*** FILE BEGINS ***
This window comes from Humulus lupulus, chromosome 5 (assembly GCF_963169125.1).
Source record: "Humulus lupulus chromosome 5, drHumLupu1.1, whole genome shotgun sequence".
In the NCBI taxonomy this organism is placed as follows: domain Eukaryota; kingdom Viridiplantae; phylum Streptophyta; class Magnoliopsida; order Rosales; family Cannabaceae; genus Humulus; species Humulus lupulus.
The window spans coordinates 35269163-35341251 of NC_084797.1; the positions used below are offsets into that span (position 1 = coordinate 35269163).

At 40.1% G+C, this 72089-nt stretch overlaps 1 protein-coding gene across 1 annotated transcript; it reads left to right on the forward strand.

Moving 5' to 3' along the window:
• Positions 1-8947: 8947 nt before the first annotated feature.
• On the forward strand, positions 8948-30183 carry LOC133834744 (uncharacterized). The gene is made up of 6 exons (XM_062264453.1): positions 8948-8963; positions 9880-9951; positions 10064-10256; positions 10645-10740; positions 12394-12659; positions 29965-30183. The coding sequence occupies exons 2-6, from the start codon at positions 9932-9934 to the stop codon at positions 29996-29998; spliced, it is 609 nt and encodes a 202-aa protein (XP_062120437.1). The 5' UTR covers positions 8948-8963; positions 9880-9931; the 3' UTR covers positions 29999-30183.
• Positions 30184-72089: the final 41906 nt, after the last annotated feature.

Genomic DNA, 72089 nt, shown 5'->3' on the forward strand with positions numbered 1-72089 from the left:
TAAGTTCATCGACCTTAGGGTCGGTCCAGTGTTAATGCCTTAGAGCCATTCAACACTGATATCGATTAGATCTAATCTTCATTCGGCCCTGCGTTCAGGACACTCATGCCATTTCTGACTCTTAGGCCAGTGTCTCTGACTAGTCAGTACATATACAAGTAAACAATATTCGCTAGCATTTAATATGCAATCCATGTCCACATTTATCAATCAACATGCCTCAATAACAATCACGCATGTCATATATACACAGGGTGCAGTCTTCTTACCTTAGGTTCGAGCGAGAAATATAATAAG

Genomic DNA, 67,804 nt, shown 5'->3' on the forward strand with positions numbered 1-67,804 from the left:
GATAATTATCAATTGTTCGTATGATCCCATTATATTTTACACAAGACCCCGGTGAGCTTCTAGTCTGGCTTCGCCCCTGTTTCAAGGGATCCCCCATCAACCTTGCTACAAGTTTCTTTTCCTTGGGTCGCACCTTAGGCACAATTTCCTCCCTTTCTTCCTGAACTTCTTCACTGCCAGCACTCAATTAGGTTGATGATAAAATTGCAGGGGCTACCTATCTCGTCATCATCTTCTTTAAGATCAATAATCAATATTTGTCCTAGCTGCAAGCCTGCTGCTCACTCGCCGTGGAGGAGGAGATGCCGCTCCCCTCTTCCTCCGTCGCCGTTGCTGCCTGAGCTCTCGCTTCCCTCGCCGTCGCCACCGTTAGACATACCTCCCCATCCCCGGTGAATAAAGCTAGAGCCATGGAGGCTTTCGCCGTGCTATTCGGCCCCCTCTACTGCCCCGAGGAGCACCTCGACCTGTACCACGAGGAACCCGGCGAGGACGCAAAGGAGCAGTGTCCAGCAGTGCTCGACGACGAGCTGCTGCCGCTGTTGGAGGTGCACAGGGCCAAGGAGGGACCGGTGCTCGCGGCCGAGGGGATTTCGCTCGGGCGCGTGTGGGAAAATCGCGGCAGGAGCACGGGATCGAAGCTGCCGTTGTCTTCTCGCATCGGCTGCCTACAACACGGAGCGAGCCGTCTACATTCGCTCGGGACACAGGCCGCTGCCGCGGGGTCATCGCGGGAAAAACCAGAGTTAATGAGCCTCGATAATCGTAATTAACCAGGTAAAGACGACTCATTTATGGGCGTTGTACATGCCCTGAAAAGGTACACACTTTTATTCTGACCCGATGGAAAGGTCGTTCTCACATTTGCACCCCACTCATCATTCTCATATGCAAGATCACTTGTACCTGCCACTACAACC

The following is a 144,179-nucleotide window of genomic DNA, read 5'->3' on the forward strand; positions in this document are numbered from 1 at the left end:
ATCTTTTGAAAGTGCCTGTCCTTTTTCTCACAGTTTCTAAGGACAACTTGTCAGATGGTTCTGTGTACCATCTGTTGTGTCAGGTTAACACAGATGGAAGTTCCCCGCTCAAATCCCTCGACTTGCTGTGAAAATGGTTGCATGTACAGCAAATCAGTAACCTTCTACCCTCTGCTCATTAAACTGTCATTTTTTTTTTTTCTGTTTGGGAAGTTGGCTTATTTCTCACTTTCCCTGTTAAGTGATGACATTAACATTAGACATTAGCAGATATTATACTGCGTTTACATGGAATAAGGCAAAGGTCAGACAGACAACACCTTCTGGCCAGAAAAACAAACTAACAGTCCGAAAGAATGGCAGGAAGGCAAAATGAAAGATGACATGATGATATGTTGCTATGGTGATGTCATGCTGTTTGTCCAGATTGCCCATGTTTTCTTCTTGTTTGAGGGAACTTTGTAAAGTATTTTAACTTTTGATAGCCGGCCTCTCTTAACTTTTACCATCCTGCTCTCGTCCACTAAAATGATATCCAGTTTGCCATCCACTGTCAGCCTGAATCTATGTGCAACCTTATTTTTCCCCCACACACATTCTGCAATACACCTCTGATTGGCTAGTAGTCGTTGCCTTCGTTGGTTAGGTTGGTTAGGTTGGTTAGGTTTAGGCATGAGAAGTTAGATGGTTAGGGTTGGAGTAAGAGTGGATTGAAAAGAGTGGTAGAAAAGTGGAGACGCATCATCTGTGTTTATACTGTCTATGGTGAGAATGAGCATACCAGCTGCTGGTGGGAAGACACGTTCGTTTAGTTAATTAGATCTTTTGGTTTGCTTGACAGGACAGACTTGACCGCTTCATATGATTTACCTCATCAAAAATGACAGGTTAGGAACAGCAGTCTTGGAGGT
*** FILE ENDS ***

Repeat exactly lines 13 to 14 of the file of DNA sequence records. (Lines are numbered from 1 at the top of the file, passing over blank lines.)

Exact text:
GATAATTATCAATTGTTCGTATGATCCCATTATATTTTACACAAGACCCCGGTGAGCTTCTAGTCTGGCTTCGCCCCTGTTTCAAGGGATCCCCCATCAACCTTGCTACAAGTTTCTTTTCCTTGGGTCGCACCTTAGGCACAATTTCCTCCCTTTCTTCCTGAACTTCTTCACTGCCAGCACTCAATTAGGTTGATGATAAAATTGCAGGGGCTACCTATCTCGTCATCATCTTCTTTAAGATCAATAATCAATATTTGTCCTAGCTGCAAGCCTGCTGCTCACTCGCCGTGGAGGAGGAGATGCCGCTCCCCTCTTCCTCCGTCGCCGTTGCTGCCTGAGCTCTCGCTTCCCTCGCCGTCGCCACCGTTAGACATACCTCCCCATCCCCGGTGAATAAAGCTAGAGCCATGGAGGCTTTCGCCGTGCTATTCGGCCCCCTCTACTGCCCCGAGGAGCACCTCGACCTGTACCACGAGGAACCCGGCGAGGACGCAAAGGAGCAGTGTCCAGCAGTGCTCGACGACGAGCTGCTGCCGCTGTTGGAGGTGCACAGGGCCAAGGAGGGACCGGTGCTCGCGGCCGAGGGGATTTCGCTCGGGCGCGTGTGGGAAAATCGCGGCAGGAGCACGGGATCGAAGCTGCCGTTGTCTTCTCGCATCGGCTGCCTACAACACGGAGCGAGCCGTCTACATTCGCTCGGGACACAGGCCGCTGCCGCGGGGTCATCGCGGGAAAAACCAGAGTTAATGAGCCTCGATAATCGTAATTAACCAGGTAAAGACGACTCATTTATGGGCGTTGTACATGCCCTGAAAAGGTACACACTTTTATTCTGACCCGATGGAAAGGTCGTTCTCACATTTGCACCCCACTCATCATTCTCATATGCAAGATCACTTGTACCTGCCACTACAACC

The following is a 144,179-nucleotide window of genomic DNA, read 5'->3' on the forward strand; positions in this document are numbered from 1 at the left end: